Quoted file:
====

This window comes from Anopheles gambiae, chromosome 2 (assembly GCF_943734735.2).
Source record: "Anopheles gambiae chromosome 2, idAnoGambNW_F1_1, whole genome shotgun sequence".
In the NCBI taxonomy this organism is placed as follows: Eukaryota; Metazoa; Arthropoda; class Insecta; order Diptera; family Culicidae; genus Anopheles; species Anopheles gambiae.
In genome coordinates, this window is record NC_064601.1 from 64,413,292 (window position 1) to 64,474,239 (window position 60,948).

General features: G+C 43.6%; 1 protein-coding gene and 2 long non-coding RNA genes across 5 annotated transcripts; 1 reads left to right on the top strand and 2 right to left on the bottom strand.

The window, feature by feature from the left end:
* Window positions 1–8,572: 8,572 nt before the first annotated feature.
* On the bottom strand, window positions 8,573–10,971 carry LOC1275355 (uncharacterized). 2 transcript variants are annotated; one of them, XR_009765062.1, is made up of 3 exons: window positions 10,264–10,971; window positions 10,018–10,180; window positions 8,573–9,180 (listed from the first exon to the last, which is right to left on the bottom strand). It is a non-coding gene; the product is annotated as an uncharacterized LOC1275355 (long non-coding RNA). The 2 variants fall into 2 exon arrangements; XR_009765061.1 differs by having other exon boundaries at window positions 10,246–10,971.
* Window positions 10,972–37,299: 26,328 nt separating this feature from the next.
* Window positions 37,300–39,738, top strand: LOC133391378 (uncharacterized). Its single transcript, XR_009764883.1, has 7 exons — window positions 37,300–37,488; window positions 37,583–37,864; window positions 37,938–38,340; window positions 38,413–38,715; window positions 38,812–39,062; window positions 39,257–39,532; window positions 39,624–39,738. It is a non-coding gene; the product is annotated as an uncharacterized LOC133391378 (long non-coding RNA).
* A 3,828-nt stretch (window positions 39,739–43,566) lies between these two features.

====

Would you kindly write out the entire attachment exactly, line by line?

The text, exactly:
This window comes from Anopheles gambiae, chromosome 2 (assembly GCF_943734735.2).
Source record: "Anopheles gambiae chromosome 2, idAnoGambNW_F1_1, whole genome shotgun sequence".
In the NCBI taxonomy this organism is placed as follows: Eukaryota; Metazoa; Arthropoda; class Insecta; order Diptera; family Culicidae; genus Anopheles; species Anopheles gambiae.
In genome coordinates, this window is record NC_064601.1 from 64,413,292 (window position 1) to 64,474,239 (window position 60,948).

General features: G+C 43.6%; 1 protein-coding gene and 2 long non-coding RNA genes across 5 annotated transcripts; 1 reads left to right on the top strand and 2 right to left on the bottom strand.

The window, feature by feature from the left end:
* Window positions 1–8,572: 8,572 nt before the first annotated feature.
* On the bottom strand, window positions 8,573–10,971 carry LOC1275355 (uncharacterized). 2 transcript variants are annotated; one of them, XR_009765062.1, is made up of 3 exons: window positions 10,264–10,971; window positions 10,018–10,180; window positions 8,573–9,180 (listed from the first exon to the last, which is right to left on the bottom strand). It is a non-coding gene; the product is annotated as an uncharacterized LOC1275355 (long non-coding RNA). The 2 variants fall into 2 exon arrangements; XR_009765061.1 differs by having other exon boundaries at window positions 10,246–10,971.
* Window positions 10,972–37,299: 26,328 nt separating this feature from the next.
* Window positions 37,300–39,738, top strand: LOC133391378 (uncharacterized). Its single transcript, XR_009764883.1, has 7 exons — window positions 37,300–37,488; window positions 37,583–37,864; window positions 37,938–38,340; window positions 38,413–38,715; window positions 38,812–39,062; window positions 39,257–39,532; window positions 39,624–39,738. It is a non-coding gene; the product is annotated as an uncharacterized LOC133391378 (long non-coding RNA).
* A 3,828-nt stretch (window positions 39,739–43,566) lies between these two features.